Linda Ashok, an Indian poet from Hyderabad-Kolkata, over the years has made her presence felt to a great extent. First, through the RL Poetry Awards that she’s been funding since 2013 and second, with her new book of poems, “whorelight” introduced by the famous UK based Hungarian poet, George Szirtes. Here are a few poems, and an interview with Linda.

Luckily, on Saturday 9, 2017 evening, rain had stopped in Kolkata as if it was in attendance of a book release at The Sonnet, Kolkata. Yes, talking about “whorelight”. Noted poet and professor of history at City College, Kolkata, made a very significant comment on the being of “whorelight” during its release. She said, “There exists no one way of reading a poem or redefining oneself in a poem. As I was going through “whorelight”, I felt it is a site for personal archaeology with spaces for other archaeologies too. Apparently her poems read as black and white but a second reading throws up myriad colourful emotions. If one is reading in a lento mode then he or she can write his or her own poetry as a reader.”

So, going back to the origin of how “whorelight” was coined?

It was in 2013, that I started to work on this manuscript and that time it wasn’t “whorelight” but “whorefrost”. I was happy with it because Google had no search results for it as well. It all changed when in July 2017 my publisher asked if I am ready to publish the book solicited in 2014. Since I was ready, I thought of reconfirming if the title is still good to go. It was unfortunate that now it is already in use by people who probably meant hoarfrost but ended up spelling it as whorefrost. Anyway, so I had to move on and think of an alternative close to the original one. So, one morning when the outside light was playing mischief with the curtains in my room, I realized how light engages with lives on earth to rescue them from their darkness. My heart questioned if the nature of light is promiscuous? Is it being a whore and if so, how much indebted we are to it. And hence, I wasn’t too far from falling in love with “whorelight”.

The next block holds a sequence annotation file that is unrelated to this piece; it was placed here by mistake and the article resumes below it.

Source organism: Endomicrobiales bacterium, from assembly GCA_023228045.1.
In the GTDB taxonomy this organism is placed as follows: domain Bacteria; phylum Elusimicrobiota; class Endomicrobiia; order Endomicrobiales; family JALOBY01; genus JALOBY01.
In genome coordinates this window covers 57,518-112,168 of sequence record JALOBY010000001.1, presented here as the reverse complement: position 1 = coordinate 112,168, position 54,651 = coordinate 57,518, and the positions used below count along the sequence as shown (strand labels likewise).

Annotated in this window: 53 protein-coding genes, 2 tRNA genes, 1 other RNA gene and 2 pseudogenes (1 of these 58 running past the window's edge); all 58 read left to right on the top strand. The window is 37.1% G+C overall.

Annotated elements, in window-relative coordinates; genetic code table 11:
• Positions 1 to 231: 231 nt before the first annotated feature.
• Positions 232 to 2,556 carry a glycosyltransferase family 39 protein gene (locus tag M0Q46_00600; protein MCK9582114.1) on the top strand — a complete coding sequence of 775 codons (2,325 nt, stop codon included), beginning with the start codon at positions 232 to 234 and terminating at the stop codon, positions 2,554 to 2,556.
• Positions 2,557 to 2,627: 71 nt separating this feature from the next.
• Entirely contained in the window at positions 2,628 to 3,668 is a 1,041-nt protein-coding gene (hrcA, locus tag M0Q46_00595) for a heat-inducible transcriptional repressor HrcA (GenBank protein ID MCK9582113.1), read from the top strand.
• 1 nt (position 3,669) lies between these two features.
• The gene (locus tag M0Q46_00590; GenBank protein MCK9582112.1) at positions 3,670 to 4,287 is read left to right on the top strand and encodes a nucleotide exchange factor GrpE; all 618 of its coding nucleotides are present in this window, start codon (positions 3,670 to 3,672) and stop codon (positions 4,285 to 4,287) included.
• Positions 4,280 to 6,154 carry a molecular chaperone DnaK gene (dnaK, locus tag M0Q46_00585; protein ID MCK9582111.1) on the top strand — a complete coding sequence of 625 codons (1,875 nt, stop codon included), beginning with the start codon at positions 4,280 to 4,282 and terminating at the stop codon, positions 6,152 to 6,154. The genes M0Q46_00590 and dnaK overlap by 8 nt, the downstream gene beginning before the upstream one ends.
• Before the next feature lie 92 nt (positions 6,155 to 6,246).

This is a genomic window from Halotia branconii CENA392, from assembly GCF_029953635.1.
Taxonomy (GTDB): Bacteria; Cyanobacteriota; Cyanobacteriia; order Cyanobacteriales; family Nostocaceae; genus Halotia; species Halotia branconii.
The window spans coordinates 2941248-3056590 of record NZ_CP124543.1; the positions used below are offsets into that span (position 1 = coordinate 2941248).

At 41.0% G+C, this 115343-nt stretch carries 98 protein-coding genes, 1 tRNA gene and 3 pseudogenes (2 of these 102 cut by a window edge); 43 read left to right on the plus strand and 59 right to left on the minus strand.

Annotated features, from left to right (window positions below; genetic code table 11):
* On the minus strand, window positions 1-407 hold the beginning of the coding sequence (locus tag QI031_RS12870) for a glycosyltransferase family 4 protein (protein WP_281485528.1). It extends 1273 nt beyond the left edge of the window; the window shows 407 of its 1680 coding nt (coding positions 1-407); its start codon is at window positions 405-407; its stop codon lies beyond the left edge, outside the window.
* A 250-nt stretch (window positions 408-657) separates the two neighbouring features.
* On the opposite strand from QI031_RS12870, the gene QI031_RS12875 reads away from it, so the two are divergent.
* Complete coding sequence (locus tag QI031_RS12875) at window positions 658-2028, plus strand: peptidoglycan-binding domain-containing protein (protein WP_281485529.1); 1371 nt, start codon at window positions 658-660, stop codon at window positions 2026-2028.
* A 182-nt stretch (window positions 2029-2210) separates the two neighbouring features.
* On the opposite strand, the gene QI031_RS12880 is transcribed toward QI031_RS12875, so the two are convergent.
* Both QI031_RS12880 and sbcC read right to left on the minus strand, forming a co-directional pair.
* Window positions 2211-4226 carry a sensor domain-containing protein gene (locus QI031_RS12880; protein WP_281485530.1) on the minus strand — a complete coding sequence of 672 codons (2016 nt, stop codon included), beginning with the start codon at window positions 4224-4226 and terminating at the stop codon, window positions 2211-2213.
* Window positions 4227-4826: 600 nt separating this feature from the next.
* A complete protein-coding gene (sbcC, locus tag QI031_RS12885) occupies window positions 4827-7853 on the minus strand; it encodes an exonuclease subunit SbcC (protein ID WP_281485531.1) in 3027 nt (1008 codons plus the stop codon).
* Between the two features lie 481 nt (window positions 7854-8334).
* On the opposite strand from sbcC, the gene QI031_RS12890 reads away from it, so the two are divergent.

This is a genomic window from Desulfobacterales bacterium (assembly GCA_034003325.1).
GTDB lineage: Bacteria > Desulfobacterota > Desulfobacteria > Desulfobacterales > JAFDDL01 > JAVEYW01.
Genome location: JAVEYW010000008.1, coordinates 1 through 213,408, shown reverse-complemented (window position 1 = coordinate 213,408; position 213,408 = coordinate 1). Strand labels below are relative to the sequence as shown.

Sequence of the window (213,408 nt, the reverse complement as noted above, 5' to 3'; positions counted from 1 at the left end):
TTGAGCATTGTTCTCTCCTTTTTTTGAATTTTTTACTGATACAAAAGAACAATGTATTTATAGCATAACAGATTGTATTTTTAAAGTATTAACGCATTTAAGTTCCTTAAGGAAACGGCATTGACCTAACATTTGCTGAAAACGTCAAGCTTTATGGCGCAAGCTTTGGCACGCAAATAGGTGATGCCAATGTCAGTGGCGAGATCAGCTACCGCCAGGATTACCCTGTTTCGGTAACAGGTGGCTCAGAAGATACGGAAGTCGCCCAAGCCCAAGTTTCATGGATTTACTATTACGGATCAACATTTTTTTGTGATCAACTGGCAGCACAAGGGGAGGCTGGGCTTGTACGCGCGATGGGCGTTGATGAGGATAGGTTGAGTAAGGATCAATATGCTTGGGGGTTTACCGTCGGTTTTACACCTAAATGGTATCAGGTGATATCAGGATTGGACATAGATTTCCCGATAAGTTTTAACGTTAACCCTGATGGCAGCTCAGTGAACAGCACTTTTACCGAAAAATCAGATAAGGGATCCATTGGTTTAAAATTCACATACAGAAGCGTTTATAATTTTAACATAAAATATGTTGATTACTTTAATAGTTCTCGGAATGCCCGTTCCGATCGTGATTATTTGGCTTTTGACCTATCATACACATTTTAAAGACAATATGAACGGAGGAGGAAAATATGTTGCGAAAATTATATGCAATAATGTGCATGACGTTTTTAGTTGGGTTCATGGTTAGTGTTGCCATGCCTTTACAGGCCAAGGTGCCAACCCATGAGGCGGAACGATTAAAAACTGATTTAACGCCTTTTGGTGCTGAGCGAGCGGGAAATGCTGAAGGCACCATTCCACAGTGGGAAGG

I see that you are not very distant from your work whether it is your poetry or your professional undertakings as a communications professional as appears on your LinkedIn feed. How do you maintain such intimacy and how much of that affects you or does it not?

Honestly speaking, it would be untrue if I say I am not affected. But of course there are levels and they vary. But you see it is just like members of a family living in separate rooms but the same house. And I believe this is the way to grow, grow together, be honest, and be able to assess the world by placing your ears on its pulses.

Glass kids of Firozabad

I once told a woman
wearing shiny glass bangles

that she looked scary. She turned
at me curious and offended.

She was eager to know and I, eager to show-
On one hand, I traced a sad boy’s face

and on the other, I unearthed a girl
almost dead, with one eye pushed deep
into the socket and stitched.

Terrified, she looked at her husband
She took off all those bangles

And as they broke, they released
the spirits of glass kids

One bangle wheeled across
the road at the feet of an old lady
throwing balls for her pup to catch.

Credit: First published in Noble/ Gas Quarterly

There are quite a few dedications in the book but overall it is for your dadu (mom’s dad). In fact there are those poems as well as if they are parts of a dialogue with someone very dear. In your acknowledgement, it ends with, “...thanks to the missing ones”. Would you be comfortable sharing a bit about this act of giving/remembering?